Guidi, Guido

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Guidi, Guido

also known as Vidus Vidius

(b. Florence, Italy, 10 February 1508; d. Pisa, Italy, 26 May 1569)

anatomy, surgery.

Guidi belonged through his father, Giuliano di Guido dei Guidi, to a family of physicians, and through his mother, Costanza, he was descended from the famous painter Domenico Ghirlandaio. A part of his success can be explained by his capacity to unite science and art harmoniously. After becoming a doctor of medicine Guidi practiced in Rome and Florence. In 1542 he went to Paris and Fontainebleau, bringing to Francis I two splendidly illustrated manuscripts containing the Greek transcription and Latin translation of several classic treatises on surgery. The illustrations in these manuscripts have long been attributed to Francesco Primaticcio, but they were very probably done by the painter Francesco Salviati and his pupils.

In Paris, Guidi was named royal physician and became the first professor of medicine at the Collége Royal. He lived in the private residence of Benvenuto Cellini, and it was there that he had his Chirurgia printed, one of the most beautiful scientific books of the Renaissance. Greatly envied by the Faculty of Medicine, Guidi had to leave Paris after the death of Francis I in 1547. His new patron, Cosimo I de’ Medici, named him professor of philosophy and medicine at the University of Pisa in 1548. At Pisa, Guidi carried out important anatomical investigations, recorded in a manuscript (Anatomia) composed around 1560, which is preserved in Cosimo I de’ Medici’s library. Guidi became a priest and was given the high church office of provost of Pescia. He was also the consul of the Academy of Florence.

In his Chirurgia of 1544 Guidi presents himself above all as a humanist anxious for the faithful restoration of classical knowledge. On the other hand, the Anatomia is the work of a scientist fully conscious of the Vesalian revolution and seeking his inspiration from nature. Unfortunately, this treatise was printed, under the title De anatome corporis humani, in a posthumous edition with hideous illustrations and maladroit additions by Guido Guidi, Jr., Guidi’s nephew. This explains the negative judgments of several historians of medicine and their claims that Guidi plagiarized Vesalius and Falloppio.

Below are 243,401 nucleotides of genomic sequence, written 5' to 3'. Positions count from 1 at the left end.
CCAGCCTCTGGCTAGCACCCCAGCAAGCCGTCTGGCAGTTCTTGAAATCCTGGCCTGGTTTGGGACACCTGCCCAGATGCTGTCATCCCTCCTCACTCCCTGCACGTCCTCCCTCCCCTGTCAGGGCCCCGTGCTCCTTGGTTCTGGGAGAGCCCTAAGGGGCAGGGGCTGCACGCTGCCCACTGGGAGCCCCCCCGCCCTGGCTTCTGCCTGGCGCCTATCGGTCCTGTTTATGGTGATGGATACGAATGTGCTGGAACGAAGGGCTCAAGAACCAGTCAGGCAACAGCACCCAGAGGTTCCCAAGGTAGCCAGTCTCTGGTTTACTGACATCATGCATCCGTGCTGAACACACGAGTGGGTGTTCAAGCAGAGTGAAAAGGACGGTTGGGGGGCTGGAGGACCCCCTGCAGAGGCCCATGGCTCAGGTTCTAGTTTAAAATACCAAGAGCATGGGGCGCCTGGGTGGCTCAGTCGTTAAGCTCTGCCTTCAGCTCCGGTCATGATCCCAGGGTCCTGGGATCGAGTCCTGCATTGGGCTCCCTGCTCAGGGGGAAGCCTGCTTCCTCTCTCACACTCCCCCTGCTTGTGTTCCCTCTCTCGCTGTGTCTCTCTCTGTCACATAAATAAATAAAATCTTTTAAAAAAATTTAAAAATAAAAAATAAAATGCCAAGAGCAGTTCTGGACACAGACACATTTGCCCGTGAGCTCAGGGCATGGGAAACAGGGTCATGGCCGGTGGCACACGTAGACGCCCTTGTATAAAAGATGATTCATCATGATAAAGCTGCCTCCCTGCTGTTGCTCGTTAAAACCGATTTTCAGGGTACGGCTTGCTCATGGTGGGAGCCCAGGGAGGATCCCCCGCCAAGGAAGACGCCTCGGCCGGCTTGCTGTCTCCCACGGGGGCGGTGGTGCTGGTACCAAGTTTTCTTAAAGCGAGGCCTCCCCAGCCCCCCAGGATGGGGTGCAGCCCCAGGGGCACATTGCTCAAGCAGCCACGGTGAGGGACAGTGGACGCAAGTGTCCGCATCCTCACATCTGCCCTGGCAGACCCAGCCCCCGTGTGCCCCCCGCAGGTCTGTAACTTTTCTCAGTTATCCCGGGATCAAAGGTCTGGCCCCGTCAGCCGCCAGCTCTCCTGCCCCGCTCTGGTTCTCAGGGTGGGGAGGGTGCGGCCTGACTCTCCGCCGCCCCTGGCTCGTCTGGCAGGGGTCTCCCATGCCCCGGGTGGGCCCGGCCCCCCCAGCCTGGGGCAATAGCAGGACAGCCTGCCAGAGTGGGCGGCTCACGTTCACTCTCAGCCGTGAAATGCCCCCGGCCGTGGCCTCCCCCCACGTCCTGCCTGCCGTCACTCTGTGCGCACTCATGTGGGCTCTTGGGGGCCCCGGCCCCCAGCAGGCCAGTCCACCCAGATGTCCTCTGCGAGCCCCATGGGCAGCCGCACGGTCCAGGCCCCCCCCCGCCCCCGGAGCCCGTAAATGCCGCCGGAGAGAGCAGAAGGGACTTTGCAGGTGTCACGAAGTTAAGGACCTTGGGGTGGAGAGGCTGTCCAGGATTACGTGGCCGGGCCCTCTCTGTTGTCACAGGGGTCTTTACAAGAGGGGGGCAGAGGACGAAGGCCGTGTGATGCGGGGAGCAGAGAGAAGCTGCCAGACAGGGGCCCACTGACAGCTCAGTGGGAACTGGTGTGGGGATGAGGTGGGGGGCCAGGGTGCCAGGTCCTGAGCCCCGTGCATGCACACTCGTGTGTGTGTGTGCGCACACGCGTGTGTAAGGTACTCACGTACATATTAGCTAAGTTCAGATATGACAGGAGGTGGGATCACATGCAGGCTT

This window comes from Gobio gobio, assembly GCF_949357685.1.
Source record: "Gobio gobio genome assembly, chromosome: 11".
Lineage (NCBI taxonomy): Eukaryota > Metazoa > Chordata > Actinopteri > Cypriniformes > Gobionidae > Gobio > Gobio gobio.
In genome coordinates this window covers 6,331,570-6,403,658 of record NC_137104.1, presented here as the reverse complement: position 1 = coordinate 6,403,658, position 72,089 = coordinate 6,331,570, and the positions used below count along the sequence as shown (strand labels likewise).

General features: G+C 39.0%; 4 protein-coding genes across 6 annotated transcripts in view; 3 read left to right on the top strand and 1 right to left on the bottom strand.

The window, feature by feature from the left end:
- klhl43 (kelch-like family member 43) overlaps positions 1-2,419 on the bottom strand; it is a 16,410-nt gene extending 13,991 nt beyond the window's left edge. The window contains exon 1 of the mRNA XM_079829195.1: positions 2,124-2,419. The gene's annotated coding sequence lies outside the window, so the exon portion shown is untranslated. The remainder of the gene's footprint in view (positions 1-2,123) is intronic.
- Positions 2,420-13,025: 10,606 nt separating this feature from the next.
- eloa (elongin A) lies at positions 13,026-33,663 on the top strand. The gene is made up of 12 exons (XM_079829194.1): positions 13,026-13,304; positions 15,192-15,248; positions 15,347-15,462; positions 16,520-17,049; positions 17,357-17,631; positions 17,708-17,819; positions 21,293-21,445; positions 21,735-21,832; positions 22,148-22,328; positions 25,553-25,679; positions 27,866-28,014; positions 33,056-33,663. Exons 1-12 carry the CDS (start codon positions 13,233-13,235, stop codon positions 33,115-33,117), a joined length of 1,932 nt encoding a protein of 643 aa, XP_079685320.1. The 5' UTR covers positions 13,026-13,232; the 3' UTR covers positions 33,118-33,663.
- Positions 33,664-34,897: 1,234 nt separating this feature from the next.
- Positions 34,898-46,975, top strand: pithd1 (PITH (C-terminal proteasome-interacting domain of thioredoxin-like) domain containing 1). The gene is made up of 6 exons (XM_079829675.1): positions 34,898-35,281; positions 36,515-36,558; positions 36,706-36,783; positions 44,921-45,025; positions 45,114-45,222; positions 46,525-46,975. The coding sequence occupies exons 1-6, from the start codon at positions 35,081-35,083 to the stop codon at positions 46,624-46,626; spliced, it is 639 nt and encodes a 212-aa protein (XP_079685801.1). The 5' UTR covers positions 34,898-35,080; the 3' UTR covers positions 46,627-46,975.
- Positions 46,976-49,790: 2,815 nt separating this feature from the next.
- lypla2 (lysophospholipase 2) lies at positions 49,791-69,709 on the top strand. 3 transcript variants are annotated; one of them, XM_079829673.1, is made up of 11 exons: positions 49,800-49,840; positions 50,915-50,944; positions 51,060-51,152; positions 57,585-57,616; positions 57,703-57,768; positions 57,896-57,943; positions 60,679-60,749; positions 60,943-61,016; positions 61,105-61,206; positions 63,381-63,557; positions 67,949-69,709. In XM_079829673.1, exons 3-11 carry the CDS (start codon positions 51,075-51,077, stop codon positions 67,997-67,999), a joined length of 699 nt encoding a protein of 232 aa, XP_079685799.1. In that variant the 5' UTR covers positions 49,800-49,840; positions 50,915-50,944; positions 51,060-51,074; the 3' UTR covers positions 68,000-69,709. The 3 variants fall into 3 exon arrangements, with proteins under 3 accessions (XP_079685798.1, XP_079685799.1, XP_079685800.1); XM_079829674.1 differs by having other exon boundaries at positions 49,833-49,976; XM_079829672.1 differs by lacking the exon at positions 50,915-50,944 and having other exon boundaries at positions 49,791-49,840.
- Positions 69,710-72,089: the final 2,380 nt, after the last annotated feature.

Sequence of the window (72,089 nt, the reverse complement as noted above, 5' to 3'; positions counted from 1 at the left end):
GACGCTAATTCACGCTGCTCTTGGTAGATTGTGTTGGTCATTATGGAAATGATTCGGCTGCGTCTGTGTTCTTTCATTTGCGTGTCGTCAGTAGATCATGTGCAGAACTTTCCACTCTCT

Guidi’s true merits can be established only after study of the original version of his anatomical work (MS II, III 32, Biblioteca Nazionale, Florence), a study which has not yet been made. Guidi certainly described the vertebrae, the cartilaginous structures, and the bones of the cranium better than any of his predecessors. His name is still attached to the canalis vidianus of the sphenoid bone and to the nerve that traverses this canal. Moreover, he made important and original studies of the mechanism of the articulations in the human body resulting from its vertical position in relation to the mechanism of the quadruped articulations. It is interesting to note that his anatomical work concluded with a group of experiments on living animals (for example, ligature of the blood vessels). The first professor of medicine at the College de France thus inaugurated the method of vivisection that was to bring such fame to that chair.

In his writing on practical medicine Guidi remained within classical Galenism. Nevertheless, this conservatism did not prevent him from describing a new childhood disease (chicken pox) or from inventing an original method for tracheotomy.


I. Original Works. The MSS of Guidi’s works are preserved in the Bibliotheque Nationale, Paris (particularly MS. Lat. 6866), and in the Biblioteca Nazionale and Biblioteca Riccardiana, Florence. The most important of his works to be printed in his lifetime is Chirurgia e Graeco in Latinum conversa, Vido Vidio Florentino interprete, cum nonnulis ejusdem Vidij commentarijs (Paris, 1554). The posthumous writings prepared by Guido Guidi, Jr., are Universae artis medicinalis pars quae ad curationum morborum spectat (Frankfurt, 1596); Art medicinalis, 3 vols. (Venice, 1611), which contains the first printed edition of the treatise “De anatome corporis humani”; and Opera omnia medica chirurgica et anatomica (Frankfurt, 1668).

II. Secondary Literature. The older biographies are S. Salvini, “Guido Guidi consolo,” in Fasti consolari dell’ Accademia Fiorentina (Florence, 1717), pp. 115–123, and P. B., “Elogio di Monsig. Guidi,” in Elogi degli uomini illustri di Toscana, III (Lucca, 1772), 250–256. More recent publications are H. Omont, Collection des chirurgiens grecs avec dessins attribués au Primatice (Paris, 1908); W. Brockbank, “The Man Who Was Vidius,” in Annals of the Royal College of Surgeons of England, 19 (1956), 269–295; C. E. Kellett, “The School of Salviati and the Illustrations to the Chirurgia of Vidus Vidius,” in Medical History, 2 (1958), 264–268; and M. D. Grmek, “La période parisienne dans la vie de Guido Guidi anatomiste de Florence et professeur au Collège de France,” in Atti della VI biennale dello Studio Firmano (Fermo, 1965), pp. 191–200.

M. D. Grmek

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Guidi, Guido

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